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Is an aircraft with trailing link gear harder to push backwards?

This “puzzle” is being done to death on one members-only site

Assume a flat surface, and assume (if that’s valid) that the angle of the trailing link remains constant during the pushing.

Administrator
Shoreham EGKA, United Kingdom

How many trailing ‘hand pushable’ light aircraft are there ?
The lovely Rockwell Commander 114 springs to mind.
TB’s, are they ‘trailing’ ?
Will have to take a look at various.
If you start getting into 6 seater twins they are going to be hard to push by definition.
Really thinking grass on that one – nice level tarmac can’t see trailing been that much of a problem.
Arguably easier to pull forward than push back, but when full aircraft weight is on those trailing arms they (the arms) are near horizontal so should not be much of an issue.
Incidental some times worries me when I see aircraft been pushed back by three or four folk on the wings. Nobody has anything to ‘grab’ (breaking effect) should the aircraft get away down a slight slope.
I like to be on the prop (SEP) pushing at the root so can apply negative retardation if required.
Never seem to be enough people about to have the luxury of a qualified person in a ‘break seat’.

Regret no current medical
Sandtoft EGCF, North England, United Kingdom

Of cause with a nose wheel tow bar that person can steer (to some extent) AND apply retardation.

Regret no current medical
Sandtoft EGCF, North England, United Kingdom

Cirruses, aren’t they trailing gear, too ?

EDLN, Germany

Cirrus. Negative. The actual legs holding the wheels (fixed gear) are inaffect a piece of spring steel (cart spring). Very simple and light weight.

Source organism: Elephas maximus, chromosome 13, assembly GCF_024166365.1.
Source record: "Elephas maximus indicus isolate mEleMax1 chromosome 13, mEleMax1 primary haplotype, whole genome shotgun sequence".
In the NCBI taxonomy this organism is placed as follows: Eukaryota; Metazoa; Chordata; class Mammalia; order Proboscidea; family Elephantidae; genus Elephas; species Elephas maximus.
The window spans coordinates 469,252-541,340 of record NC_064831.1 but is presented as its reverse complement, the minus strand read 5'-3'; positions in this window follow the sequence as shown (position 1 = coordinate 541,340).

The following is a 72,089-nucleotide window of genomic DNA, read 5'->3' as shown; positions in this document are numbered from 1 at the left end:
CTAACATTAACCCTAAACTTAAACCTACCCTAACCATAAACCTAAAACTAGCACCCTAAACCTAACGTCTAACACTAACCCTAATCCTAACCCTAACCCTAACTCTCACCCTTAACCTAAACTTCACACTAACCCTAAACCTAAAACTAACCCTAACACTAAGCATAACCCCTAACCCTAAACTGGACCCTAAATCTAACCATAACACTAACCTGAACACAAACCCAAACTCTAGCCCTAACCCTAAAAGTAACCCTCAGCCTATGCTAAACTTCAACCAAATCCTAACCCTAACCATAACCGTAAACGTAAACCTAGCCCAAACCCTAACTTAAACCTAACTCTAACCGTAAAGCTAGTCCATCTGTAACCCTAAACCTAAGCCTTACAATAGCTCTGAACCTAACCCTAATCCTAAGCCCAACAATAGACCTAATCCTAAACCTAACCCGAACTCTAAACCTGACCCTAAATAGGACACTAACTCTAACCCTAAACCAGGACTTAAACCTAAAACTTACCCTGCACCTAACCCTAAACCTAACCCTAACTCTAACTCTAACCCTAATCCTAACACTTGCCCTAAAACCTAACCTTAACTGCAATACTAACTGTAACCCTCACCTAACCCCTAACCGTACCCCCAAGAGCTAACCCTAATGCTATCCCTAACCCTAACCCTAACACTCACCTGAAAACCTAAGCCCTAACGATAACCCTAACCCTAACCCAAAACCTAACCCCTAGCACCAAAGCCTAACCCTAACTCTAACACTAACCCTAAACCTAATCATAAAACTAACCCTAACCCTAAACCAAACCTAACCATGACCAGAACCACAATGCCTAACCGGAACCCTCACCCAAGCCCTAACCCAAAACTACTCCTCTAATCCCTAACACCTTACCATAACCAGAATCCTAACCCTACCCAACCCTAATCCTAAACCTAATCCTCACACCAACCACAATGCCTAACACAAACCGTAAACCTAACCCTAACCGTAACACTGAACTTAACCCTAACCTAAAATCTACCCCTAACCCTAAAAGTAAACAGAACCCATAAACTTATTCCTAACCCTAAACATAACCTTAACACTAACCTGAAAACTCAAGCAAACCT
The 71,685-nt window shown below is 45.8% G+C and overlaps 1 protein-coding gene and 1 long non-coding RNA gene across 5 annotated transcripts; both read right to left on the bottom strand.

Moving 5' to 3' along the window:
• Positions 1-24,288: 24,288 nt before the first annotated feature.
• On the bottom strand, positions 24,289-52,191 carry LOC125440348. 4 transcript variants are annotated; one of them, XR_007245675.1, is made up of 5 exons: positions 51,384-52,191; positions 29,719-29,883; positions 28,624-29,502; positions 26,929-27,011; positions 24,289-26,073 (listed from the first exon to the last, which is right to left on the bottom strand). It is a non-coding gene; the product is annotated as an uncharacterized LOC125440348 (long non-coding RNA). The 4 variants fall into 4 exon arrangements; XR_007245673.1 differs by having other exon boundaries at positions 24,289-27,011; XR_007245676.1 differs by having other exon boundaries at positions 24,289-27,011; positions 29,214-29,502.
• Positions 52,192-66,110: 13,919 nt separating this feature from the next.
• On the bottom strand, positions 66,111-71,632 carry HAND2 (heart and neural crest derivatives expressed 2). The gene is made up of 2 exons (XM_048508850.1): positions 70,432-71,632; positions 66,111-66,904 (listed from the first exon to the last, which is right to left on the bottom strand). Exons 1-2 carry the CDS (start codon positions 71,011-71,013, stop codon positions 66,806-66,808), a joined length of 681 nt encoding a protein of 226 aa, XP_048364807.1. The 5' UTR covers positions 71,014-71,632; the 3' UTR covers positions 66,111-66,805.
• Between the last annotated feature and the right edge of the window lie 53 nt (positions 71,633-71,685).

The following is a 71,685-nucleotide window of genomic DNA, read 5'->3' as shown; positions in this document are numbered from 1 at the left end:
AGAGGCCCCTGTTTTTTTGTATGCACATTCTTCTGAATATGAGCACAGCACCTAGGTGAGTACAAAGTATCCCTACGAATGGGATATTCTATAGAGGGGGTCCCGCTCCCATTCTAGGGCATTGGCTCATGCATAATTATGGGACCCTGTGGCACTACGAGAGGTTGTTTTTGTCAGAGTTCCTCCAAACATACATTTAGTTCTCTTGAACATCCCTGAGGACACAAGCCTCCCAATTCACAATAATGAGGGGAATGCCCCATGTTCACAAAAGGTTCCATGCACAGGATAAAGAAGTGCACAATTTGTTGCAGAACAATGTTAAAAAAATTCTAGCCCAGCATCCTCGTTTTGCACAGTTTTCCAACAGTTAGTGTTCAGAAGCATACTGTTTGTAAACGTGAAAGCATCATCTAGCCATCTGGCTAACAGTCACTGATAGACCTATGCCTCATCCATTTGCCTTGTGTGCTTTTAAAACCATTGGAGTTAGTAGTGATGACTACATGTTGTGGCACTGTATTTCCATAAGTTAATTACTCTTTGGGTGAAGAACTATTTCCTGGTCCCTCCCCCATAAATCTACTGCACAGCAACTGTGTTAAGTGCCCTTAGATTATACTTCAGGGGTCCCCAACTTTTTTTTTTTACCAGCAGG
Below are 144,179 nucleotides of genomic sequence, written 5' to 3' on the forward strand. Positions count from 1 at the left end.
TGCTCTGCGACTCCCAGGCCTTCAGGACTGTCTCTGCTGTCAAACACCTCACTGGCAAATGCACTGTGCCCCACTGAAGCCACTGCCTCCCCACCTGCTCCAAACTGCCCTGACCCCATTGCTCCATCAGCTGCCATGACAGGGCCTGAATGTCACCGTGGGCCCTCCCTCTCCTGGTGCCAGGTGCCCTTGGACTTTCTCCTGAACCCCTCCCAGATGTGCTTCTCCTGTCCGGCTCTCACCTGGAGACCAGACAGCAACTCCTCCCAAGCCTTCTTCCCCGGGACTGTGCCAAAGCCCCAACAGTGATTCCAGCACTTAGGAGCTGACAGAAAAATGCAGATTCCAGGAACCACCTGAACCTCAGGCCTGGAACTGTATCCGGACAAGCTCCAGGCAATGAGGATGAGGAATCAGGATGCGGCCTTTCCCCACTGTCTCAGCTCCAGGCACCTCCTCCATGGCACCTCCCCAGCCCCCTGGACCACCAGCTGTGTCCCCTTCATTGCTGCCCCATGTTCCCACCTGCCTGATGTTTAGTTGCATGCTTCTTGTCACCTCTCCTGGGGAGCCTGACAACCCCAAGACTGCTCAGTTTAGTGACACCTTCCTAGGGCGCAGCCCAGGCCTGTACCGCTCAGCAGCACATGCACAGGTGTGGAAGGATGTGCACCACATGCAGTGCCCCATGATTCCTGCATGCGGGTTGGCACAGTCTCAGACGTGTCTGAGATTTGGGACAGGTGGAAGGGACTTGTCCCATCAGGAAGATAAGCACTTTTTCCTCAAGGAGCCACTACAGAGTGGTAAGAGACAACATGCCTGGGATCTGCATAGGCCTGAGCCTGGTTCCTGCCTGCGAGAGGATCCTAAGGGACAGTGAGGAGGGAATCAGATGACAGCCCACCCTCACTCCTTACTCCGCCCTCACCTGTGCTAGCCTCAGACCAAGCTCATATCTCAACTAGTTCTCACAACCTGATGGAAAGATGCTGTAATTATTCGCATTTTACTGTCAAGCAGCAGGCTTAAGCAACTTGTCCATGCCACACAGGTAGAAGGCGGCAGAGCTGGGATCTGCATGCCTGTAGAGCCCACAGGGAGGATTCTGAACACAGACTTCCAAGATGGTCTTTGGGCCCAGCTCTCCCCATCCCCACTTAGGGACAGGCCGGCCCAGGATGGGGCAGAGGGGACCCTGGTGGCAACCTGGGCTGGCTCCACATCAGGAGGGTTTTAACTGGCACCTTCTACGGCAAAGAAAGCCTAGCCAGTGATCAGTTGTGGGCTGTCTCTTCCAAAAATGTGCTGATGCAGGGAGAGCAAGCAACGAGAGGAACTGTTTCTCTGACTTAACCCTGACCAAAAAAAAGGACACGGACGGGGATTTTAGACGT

Sure don’t think any fixed gear with the weight / luxuary of trailing arm.

Regret no current medical
Sandtoft EGCF, North England, United Kingdom

Might even be a composite.

Regret no current medical
Sandtoft EGCF, North England, United Kingdom

WarleyAir wrote:

How many trailing ‘hand pushable’ light aircraft are there ?

DA20, DA40, A211, all Rallye-aircraft, Cirrus SR series… there are some.

I don’t know about the SR, DA20 and co, but the Rallyes can be a real PITA to manoeuvre pushing it back. If the towbar isn’t maintained well and has little play, you need to balance quite a lot and with force, especially with the heavier airframes like the Minerva. If people want to “help” and start pushing the wings, chances are you can’t steer the aircraft anymore – period.

mh
Inside the sky.
EDXE, EDXF, Germany

I do not think so unless the gear is really soggy. The PC-12 has trailing gear and is quite easy to push backwards with one person at each wing.

Sweden, Sweden

Correction , TB retractables are trailing arm – not sure what the spring is – think oleo

Cirrus SR trailing arm!! – don’t think so. Simple springy mounting legs I think.
Mind you not sure what goes on inside those spats but sure don’t see room for fancy trailing arms.

Last Edited by WarleyAir at 08 Mar 14:49
Regret no current medical
Sandtoft EGCF, North England, United Kingdom

The reason I posted that question is because I think it is an interesting puzzle.

It seems obvious to me that if the trailing link angle does not change i.e. there is no movement in this bearing

then the training link cannot make any difference to the force required to push it backwards.

Administrator
Shoreham EGKA, United Kingdom
21 Posts
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